Newspaper Archive of
The Glenville Democrat
Glenville, West Virginia
Lyft
June 20, 1975     The Glenville Democrat
PAGE 9     (9 of 12 available)        PREVIOUS     NEXT      Full Size Image
 
PAGE 9     (9 of 12 available)        PREVIOUS     NEXT      Full Size Image
June 20, 1975
 

Newspaper Archive of The Glenville Democrat produced by SmallTownPapers, Inc.
Website © 2019. All content copyrighted. Copyright Information.     Terms Of Use.     Request Content Removal.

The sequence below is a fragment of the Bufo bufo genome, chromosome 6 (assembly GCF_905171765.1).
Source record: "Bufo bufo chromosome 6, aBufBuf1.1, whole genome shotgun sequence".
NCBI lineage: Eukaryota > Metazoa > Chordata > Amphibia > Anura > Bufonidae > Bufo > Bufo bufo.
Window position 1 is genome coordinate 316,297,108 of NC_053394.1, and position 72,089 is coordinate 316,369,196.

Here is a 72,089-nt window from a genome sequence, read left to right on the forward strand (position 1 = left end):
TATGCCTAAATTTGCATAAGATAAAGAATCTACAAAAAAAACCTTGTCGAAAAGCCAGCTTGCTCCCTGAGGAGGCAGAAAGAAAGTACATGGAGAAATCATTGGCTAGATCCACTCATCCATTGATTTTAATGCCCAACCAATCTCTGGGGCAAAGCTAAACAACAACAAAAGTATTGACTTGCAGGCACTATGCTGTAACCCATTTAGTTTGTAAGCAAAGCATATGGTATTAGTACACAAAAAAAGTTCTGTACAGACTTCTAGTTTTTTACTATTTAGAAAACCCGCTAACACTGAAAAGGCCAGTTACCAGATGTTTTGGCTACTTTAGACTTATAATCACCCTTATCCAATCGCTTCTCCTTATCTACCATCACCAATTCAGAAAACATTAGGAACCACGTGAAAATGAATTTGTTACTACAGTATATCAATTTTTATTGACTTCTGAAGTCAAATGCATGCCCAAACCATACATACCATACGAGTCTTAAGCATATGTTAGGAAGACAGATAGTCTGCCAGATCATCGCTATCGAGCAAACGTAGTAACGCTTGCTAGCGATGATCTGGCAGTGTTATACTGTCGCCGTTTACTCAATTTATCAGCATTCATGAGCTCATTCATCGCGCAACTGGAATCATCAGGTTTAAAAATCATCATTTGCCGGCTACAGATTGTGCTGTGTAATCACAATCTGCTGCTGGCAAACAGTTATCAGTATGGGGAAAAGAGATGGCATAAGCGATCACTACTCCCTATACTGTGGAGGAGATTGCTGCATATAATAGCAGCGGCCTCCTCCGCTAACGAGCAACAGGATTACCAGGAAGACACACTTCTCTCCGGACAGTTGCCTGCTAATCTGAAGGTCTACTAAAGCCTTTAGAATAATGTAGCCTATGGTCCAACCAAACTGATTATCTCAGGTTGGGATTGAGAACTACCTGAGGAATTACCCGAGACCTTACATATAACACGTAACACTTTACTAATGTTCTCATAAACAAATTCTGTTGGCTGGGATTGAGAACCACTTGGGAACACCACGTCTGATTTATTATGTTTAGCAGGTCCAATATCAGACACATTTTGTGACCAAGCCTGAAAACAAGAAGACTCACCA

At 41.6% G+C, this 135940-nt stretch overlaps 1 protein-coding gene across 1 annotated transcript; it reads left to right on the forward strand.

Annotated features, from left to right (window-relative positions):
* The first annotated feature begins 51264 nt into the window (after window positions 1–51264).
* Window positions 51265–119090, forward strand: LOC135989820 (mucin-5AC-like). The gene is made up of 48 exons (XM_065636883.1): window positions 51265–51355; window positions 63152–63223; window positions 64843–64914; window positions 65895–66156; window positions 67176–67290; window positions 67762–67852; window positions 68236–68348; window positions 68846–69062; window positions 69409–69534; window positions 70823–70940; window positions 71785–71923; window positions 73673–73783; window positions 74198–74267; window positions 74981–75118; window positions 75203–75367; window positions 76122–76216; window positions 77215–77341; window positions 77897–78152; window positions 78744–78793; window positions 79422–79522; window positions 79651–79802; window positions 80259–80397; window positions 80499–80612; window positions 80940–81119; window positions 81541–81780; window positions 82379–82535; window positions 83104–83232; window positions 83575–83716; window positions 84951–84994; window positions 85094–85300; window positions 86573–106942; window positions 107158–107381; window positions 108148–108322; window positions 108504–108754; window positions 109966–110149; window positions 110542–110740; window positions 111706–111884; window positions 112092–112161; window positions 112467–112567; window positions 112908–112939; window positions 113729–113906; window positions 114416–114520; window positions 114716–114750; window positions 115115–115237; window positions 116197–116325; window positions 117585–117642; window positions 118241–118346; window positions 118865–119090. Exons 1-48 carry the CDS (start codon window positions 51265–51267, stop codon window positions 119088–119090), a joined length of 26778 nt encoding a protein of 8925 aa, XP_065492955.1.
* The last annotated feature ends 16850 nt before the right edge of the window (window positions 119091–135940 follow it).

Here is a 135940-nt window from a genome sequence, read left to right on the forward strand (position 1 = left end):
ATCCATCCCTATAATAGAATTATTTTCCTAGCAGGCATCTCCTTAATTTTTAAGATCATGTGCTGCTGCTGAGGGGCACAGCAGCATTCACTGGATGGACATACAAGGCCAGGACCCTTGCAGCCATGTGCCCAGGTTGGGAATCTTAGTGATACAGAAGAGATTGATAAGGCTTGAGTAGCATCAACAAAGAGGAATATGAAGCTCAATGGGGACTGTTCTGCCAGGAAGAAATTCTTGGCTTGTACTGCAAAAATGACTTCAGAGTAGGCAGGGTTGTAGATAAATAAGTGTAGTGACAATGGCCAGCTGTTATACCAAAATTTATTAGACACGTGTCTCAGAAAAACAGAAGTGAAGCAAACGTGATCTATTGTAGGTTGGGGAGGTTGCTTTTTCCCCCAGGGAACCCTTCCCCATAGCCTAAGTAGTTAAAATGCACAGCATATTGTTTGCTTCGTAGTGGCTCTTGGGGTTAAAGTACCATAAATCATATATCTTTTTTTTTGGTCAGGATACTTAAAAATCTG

hme 19, 1975 The Glenville Democrat/Pathrmder .q Gus R. West ring their ever on a "'noxious SO0.000 and in this SCratchy. more Pellets, registered ta West Promising Douglas Agricul. project counties _ in 1971. killed 95 in treated has sessions effective Sad using to State Gus R. for the and the developed and "to our TORDON if followed, we must multiflora added. "'Its of lost e fill air the air all State July each day, from West talent from on the authentic the three every Glen Crane Bryant, Jennie off-hour on be given from The ge. the first r~tends an in West and play all on July 3, Clulcimer of the will of July, arrive. for Iuly clinic Persona ' Club of clinic Mabel revenue tram livestock as well as land use for any purpose, including wildlife production and recreation." He said multiflora rosa, first introduced to form natural hedgerows, is a good thing gone bad. "All over the state it has escaped into our pastures. reducing production of grasses and forage for livestock and wildlife, and in some places growing so thick as to deny passage. Its briars tear at the skin of any person or animal trying to work near it, walk through it. or graze under it. In the woods, it grows up to 20 to 30 feet high on existing trees." Worse. Douglass added, the problem grows bigger every year as patches of rose encroach more and more land. ever-expanding from seed dropped by birds who utilize the berries as food. In many areas, he said. multiflora rose has taken over complete pastures and it is believed present to one degree or another on every one of the state's 30.000 farms-"sometMng we can ill afford in a state where agriculture is an important part of our economy or a world that's already growing short on food". While the Federal EPA label is called "Experimental," Douglass emphasized that use of TORDON 1OK is far from experimental in the view of the West Virginia Department of Agriculture. He explained that the material has been registered for years for industrial uses, such as control of brush along utility rights-of-way, and that research on West Virginia pasture land dates back to 1968. "We're long past the experimental stage." he asserted. "We're dealing with a known situation-sad the data clearly proves this is a safe and effective method of control when used properly." Treated rose bushes died within the first year after the chemical was applied, he said. and ~rass quickly re-established itself, restoring to good grazing land which had been rendered useless by the rose plants. West Virginia was granted a state label permitting use of the TORDON 10K on permanent grass pa~,tures in 1972. "The product was available commercially that year and hundreds of farmers used it with good results." Douglass said, adding: "'Significantly, there was not a single complaint-to our knowledge-to indicate damage to plant life of any kind outside treated areas," One of the objectives of this year s program is to scientifically evaluate the chemical's persister~cv in the soil in treated areas as well as monitor down-slope soils, streams, and catch ponds to again check on possible movement and the persistence of the chemical. Douglass said. TORDON has been selected for rose control because it is extremely active on certain trees and broadleaf plants without damaging grasses. Farmers have been repeatedly cautioned not to use the material near plants they want to save and to keep it away from waterways. "In a program like this," Douglass concluded, "you look at both the good and the undesirable factors. In the case of multiflora rose. itself a man-introduced form of pollution an our land. the benefits of control far outweigh the undesireabte conse- quences." More than 1900 farmers have signed up to treat multiflora rose on some 8.000 acres of land in every county in the state during 1975 under terms of a $300.000 U.S. Agricultural Stablization and Conservation Service (ASCS) cost-sharing program er records-- Dick ~all. CAlmer County's intrepid weathermem, has compiled a series of documented weather measurements that should sa fi~>~,. ~,~'~~,J~J~ interested in all-time records. His statistics were compiled from various sources including Earth Sciences Laboratory; U.S. Army Natick Laboratories and WMO Bulletin No. 332: Operational Hydrology Report No. I; and The Cooperative ~)~,~;erv- er, Eastern Region, March 1975. Vol. XIII. No. I Tmmperatur~ Coldest recorded in the World: -127F, Vostok. Antarctica. Coldest recorded in the U.S. {excluding Alaska} - 70 F. Rogers Pass, Montana. Warmest recorded in the world: 136 F, Libya, Africa Wa rmest U.S. Greatest U.S. Greatest 2-minute temperature rise: 49 F {from -4 to 45) Spearfish. South Dakota Precipitation: Dmation Depth [in.] Location Date 1 minute 1.50 Beret,Guadeloupe 11/26/1970 42 minutes 12.O0 Holt. Me. 6/22/1947 2 hr. 10 rain. 19.00 Rockport. WV 7/18/1889 4 hr. 30 rain. 50.84 Smethport. Pa 7/18/1942 12 hr. 52.76 Belouve. 2/28-29/1964 La Reunion North America's Greatest 24 hour snowfall: 76 inches Silver Lake, Colorado North America's Greatest Snowfall in one storm: 189 inches Mt. Shasta. California Other: Worlds highest surface wind: 231 mph Mt. Washington. NH U,S. longest dry period: 767 days, Ba~zdad, California U.S. foggiest place: 2552 hours per year average, Cape Disappointment, Washington Wolrd's larRest recorded hailstone: 1 V2 pound. Potter ND Ph. 462-7119 SCHOOL UIIIAIIES OPIEII FOR SUMMEIt PROGRAM ~mer County's aclboo~ will open their librm-ies for public use this q~mer. Many times dams mmilpmments keep the student so occupied that be does not have time to read library books during the scho61 year. In mlditloa, the Board of Education leak others [parents and other ciUzeu] may desire to use the county school's library facilities. Therefore, fee" the ~ time, this summer the Board of Education has ~JuKluled each ~ i~dpal to be in his school cm certain days. This arranaement allows the sclmoi Prtmcipal to open the libraries for public usom bt-w- dy Persmm_j desiring to do extra reading this summer, may go to the mad chock out library bo~m. Parents are encouraged to explore the library for books they mlaht want to read. All five County schools wm be open aordill8 to the schoduJe below for the summer months: FOR OPENING LIBRARIES Ik00 A.M. to 4:~ P.M.. July lOth 9:00 A,M. to 4.'00 P.M. - July 24th A.M. to 4.-00 P.M. - August 71h 9:00 A~M. to 4.'0@ P.M. - August 21st 9:00 A.M. to 4.q~0 P.M. - September 4th Parqmtal help could be uumd with ~ summer library program. If coald hmlp am library check-mat day, #ease call the school Principal. itoBmrr IL HAiIDMAN Supm umdma Shank Portion All Meat 12 ax. ~Q 2 iS. Amor a i: 30 ax. 40 eL 2 For We gkdfy accept E$.D.A. Food Stamps :WELCOME GLfNVILLf WV